Facts about Calgary

Alberta, a province in western Canada, is home to the multicultural metropolis of Calgary. Despite being a well-known travel location, 尔加里华人网 has a few interesting facts that you might not be aware of. Calgary is situated halfway between the Prairies and the Canadian Rockies’ front ranges. It is situated in both the Grasslands and Parkland Natural Regions. The city offers both the dynamic energy of a welcome spirit and the vibe of a big urban city.

Calgary, located in the foothills of the Rocky Mountains, is sustained by the Bow and Elbow rivers, two well-known waterways. One of Canada’s most underappreciated cities, Calgary is frequently eclipsed by the other dynamic, nearby cities. There are so many interesting things about Calgary that nobody knows about yet. Calgary, however, is a typical example of a city with a lot to offer and is just waiting to be explored. People are drawn to downtown Calgary by the city’s open spaces and friendly vibe.

Tallest structures

Downtown is easily identified by the various skyscrapers there. Some buildings, like the Calgary Tower and the Scotiabank Saddledome, are distinctive enough to serve as Calgary’s emblems. While residential skyscrapers are more common in the Downtown West End and the Beltline, south of downtown, office buildings tend to be concentrated in the commercial core. It is simple to distinguish the numerous stages of development that have influenced the perception of downtown thanks to these structures, which are symbolic of the city’s booms and recessions. The first skyscraper construction boom began in the late 1950s and lasted through the 1970s.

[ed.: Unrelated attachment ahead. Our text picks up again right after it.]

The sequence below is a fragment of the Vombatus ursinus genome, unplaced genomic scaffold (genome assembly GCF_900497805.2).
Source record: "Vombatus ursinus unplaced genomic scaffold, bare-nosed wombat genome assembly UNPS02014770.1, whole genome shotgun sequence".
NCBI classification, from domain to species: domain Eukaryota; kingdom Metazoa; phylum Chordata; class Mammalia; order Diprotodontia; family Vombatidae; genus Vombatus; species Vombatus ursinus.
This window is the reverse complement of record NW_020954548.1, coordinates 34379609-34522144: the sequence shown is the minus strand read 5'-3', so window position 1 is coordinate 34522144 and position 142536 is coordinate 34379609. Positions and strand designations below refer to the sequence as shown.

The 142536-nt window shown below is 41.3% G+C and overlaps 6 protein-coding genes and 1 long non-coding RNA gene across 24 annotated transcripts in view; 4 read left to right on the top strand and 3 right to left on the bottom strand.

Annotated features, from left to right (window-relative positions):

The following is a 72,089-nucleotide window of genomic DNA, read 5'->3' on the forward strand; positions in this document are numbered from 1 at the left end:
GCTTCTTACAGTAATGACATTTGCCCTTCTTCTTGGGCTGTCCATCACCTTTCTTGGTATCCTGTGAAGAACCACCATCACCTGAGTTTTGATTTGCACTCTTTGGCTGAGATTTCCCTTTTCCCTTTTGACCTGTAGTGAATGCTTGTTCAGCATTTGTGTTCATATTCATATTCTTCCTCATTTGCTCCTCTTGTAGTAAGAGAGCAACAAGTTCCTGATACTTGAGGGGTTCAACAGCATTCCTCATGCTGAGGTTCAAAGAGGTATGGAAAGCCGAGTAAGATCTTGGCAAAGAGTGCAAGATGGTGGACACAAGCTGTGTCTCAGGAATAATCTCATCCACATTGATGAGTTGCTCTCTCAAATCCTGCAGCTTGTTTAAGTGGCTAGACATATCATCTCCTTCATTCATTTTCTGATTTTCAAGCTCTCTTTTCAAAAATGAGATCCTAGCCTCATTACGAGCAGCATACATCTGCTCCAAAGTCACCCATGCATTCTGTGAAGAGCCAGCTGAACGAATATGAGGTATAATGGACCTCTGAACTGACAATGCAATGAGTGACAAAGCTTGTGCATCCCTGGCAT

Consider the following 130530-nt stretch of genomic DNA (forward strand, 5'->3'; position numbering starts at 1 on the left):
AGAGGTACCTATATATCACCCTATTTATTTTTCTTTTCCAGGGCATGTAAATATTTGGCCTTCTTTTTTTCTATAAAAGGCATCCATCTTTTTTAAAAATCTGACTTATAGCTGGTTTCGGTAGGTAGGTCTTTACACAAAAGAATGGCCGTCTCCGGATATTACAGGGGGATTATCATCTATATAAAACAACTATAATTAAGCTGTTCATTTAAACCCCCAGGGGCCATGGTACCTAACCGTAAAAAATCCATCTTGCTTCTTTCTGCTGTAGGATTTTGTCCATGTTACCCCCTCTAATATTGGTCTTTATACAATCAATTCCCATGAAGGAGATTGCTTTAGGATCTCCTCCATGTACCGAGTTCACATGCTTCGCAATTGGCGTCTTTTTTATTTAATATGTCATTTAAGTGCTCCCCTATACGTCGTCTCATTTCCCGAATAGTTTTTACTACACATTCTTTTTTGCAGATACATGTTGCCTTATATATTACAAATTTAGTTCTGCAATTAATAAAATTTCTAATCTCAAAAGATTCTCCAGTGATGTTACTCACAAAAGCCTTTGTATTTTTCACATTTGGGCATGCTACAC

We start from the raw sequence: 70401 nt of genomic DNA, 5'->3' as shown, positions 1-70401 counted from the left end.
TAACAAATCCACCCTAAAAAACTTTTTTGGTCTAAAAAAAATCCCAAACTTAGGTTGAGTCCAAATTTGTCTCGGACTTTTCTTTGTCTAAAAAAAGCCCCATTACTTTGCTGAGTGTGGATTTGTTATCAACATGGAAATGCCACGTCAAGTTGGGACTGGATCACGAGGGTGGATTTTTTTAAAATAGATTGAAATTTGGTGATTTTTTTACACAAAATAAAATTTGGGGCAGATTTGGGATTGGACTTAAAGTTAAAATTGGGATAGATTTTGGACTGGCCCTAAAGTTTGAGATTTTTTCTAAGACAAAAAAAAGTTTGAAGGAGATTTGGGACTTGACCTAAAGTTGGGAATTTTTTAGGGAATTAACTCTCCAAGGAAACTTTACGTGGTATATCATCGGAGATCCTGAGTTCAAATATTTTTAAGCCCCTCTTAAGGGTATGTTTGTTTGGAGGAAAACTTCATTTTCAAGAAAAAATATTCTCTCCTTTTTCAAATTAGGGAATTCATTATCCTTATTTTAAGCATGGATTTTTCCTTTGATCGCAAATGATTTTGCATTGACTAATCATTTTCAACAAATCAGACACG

Facts to Know About Calgary

Calgary is a great city to live in because it’s lovely and enjoyable. Furthermore, there is a tonne of fascinating things to learn about Calgary. In this article, we’ll share some fascinating and amusing facts about Calgary that you probably didn’t know.

The Climate

The thrilling weather in Calgary is the first fun fact. The “sunniest” city in Canada is Calgary. The weather in Calgary is wonderful. There is some sunshine, even in the winter. The winters feel cosier and more inviting because of this. Calgary experiences 333 days of sunshine on average per year. You already know that Calgary is famous for its weather. It has a climate like a prairie steppe.

The best outdoor show in Canada is hosted by Calgary Stampede IT, a non-profit community organisation.

The Calgary Stampede

Every year in July, a rodeo, exhibition, and festival last for roughly ten days. The Calgary Stampede is currently the biggest rodeo in history, but there is a catch. The Stampede honours the western heritage and ideals of Calgary. The stampede holds a rodeo, agricultural competitions, and an evening performance throughout the ten days. And for the remaining 355 days, the Stampede hosts world-class events planned to amuse people worldwide.

First Olympic Winter Games

Calgary is renowned as Canada’s winter capital. The inaugural Canadian winter Olympics were held in Calgary in 1988. Additionally, this was the first time the Winter Olympics lasted two weeks. The 88 Olympic Games better shaped Calgary. Additionally, it introduced Calgary’s Olympic Oval and Canada Olympic Park. The 88-day, 18,000-kilometer torch relay for the 1988 Winter Olympics holds the record for the longest relay in history.